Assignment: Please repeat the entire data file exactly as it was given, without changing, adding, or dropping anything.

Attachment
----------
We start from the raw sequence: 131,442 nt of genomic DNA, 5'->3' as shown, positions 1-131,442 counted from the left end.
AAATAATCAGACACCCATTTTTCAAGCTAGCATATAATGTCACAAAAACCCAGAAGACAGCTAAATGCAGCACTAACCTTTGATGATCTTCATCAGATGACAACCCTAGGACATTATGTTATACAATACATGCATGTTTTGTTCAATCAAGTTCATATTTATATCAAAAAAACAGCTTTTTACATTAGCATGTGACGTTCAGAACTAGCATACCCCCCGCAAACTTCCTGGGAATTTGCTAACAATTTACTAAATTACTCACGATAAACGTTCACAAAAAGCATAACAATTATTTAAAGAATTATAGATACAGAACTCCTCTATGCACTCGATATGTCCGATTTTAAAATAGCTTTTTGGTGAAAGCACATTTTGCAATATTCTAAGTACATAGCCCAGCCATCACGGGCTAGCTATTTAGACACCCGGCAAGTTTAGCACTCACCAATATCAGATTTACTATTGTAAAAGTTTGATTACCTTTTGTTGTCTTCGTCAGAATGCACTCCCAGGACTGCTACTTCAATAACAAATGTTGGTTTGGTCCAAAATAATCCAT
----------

We start from the raw sequence: 131,442 nt of genomic DNA, 5'->3' as shown, positions 1-131,442 counted from the left end.
AAATAATCAGACACCCATTTTTCAAGCTAGCATATAATGTCACAAAAACCCAGAAGACAGCTAAATGCAGCACTAACCTTTGATGATCTTCATCAGATGACAACCCTAGGACATTATGTTATACAATACATGCATGTTTTGTTCAATCAAGTTCATATTTATATCAAAAAAACAGCTTTTTACATTAGCATGTGACGTTCAGAACTAGCATACCCCCCGCAAACTTCCTGGGAATTTGCTAACAATTTACTAAATTACTCACGATAAACGTTCACAAAAAGCATAACAATTATTTAAAGAATTATAGATACAGAACTCCTCTATGCACTCGATATGTCCGATTTTAAAATAGCTTTTTGGTGAAAGCACATTTTGCAATATTCTAAGTACATAGCCCAGCCATCACGGGCTAGCTATTTAGACACCCGGCAAGTTTAGCACTCACCAATATCAGATTTACTATTGTAAAAGTTTGATTACCTTTTGTTGTCTTCGTCAGAATGCACTCCCAGGACTGCTACTTCAATAACAAATGTTGGTTTGGTCCAAAATAATCCAT